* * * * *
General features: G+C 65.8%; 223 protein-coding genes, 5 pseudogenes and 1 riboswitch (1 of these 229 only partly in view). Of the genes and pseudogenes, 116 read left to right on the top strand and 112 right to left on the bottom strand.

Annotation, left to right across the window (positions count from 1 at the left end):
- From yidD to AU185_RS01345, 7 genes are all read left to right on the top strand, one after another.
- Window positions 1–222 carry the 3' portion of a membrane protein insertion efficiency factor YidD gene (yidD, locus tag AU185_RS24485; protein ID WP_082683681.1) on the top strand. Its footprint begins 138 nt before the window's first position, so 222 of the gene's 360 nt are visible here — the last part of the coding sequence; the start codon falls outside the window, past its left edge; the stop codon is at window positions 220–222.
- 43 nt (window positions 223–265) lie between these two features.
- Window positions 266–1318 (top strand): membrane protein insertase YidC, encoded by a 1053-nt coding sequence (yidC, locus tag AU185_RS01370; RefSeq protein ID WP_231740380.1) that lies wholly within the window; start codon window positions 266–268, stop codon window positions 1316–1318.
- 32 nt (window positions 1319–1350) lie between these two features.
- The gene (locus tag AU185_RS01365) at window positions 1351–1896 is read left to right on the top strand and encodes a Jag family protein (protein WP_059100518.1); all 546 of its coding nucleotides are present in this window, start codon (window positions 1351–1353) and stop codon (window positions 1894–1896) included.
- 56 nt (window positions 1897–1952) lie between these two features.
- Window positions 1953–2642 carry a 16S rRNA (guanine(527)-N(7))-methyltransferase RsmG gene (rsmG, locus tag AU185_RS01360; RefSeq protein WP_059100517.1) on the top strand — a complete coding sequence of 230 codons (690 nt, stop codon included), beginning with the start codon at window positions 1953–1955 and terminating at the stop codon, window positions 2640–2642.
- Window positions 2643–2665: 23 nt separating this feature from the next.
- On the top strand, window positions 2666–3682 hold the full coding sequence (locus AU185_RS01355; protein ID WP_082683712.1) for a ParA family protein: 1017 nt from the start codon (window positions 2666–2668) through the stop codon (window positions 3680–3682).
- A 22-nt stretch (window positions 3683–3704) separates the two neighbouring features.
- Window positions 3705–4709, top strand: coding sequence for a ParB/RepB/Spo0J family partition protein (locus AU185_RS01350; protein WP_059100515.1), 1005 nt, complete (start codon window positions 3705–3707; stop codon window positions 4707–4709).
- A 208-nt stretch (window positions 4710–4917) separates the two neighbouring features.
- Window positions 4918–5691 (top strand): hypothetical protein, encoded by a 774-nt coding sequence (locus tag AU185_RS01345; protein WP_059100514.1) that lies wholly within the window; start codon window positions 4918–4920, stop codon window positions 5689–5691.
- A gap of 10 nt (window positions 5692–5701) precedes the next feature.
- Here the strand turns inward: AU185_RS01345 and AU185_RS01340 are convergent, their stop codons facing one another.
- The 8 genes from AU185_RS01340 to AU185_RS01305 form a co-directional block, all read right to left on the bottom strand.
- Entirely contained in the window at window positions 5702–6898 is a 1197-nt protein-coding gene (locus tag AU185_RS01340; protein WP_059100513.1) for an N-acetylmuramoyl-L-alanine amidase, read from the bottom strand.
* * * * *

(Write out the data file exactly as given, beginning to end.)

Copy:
General features: G+C 65.8%; 223 protein-coding genes, 5 pseudogenes and 1 riboswitch (1 of these 229 only partly in view). Of the genes and pseudogenes, 116 read left to right on the top strand and 112 right to left on the bottom strand.

Annotation, left to right across the window (positions count from 1 at the left end):
- From yidD to AU185_RS01345, 7 genes are all read left to right on the top strand, one after another.
- Window positions 1–222 carry the 3' portion of a membrane protein insertion efficiency factor YidD gene (yidD, locus tag AU185_RS24485; protein ID WP_082683681.1) on the top strand. Its footprint begins 138 nt before the window's first position, so 222 of the gene's 360 nt are visible here — the last part of the coding sequence; the start codon falls outside the window, past its left edge; the stop codon is at window positions 220–222.
- 43 nt (window positions 223–265) lie between these two features.
- Window positions 266–1318 (top strand): membrane protein insertase YidC, encoded by a 1053-nt coding sequence (yidC, locus tag AU185_RS01370; RefSeq protein ID WP_231740380.1) that lies wholly within the window; start codon window positions 266–268, stop codon window positions 1316–1318.
- 32 nt (window positions 1319–1350) lie between these two features.
- The gene (locus tag AU185_RS01365) at window positions 1351–1896 is read left to right on the top strand and encodes a Jag family protein (protein WP_059100518.1); all 546 of its coding nucleotides are present in this window, start codon (window positions 1351–1353) and stop codon (window positions 1894–1896) included.
- 56 nt (window positions 1897–1952) lie between these two features.
- Window positions 1953–2642 carry a 16S rRNA (guanine(527)-N(7))-methyltransferase RsmG gene (rsmG, locus tag AU185_RS01360; RefSeq protein WP_059100517.1) on the top strand — a complete coding sequence of 230 codons (690 nt, stop codon included), beginning with the start codon at window positions 1953–1955 and terminating at the stop codon, window positions 2640–2642.
- Window positions 2643–2665: 23 nt separating this feature from the next.
- On the top strand, window positions 2666–3682 hold the full coding sequence (locus AU185_RS01355; protein ID WP_082683712.1) for a ParA family protein: 1017 nt from the start codon (window positions 2666–2668) through the stop codon (window positions 3680–3682).
- A 22-nt stretch (window positions 3683–3704) separates the two neighbouring features.
- Window positions 3705–4709, top strand: coding sequence for a ParB/RepB/Spo0J family partition protein (locus AU185_RS01350; protein WP_059100515.1), 1005 nt, complete (start codon window positions 3705–3707; stop codon window positions 4707–4709).
- A 208-nt stretch (window positions 4710–4917) separates the two neighbouring features.
- Window positions 4918–5691 (top strand): hypothetical protein, encoded by a 774-nt coding sequence (locus tag AU185_RS01345; protein WP_059100514.1) that lies wholly within the window; start codon window positions 4918–4920, stop codon window positions 5689–5691.
- A gap of 10 nt (window positions 5692–5701) precedes the next feature.
- Here the strand turns inward: AU185_RS01345 and AU185_RS01340 are convergent, their stop codons facing one another.
- The 8 genes from AU185_RS01340 to AU185_RS01305 form a co-directional block, all read right to left on the bottom strand.
- Entirely contained in the window at window positions 5702–6898 is a 1197-nt protein-coding gene (locus tag AU185_RS01340; protein WP_059100513.1) for an N-acetylmuramoyl-L-alanine amidase, read from the bottom strand.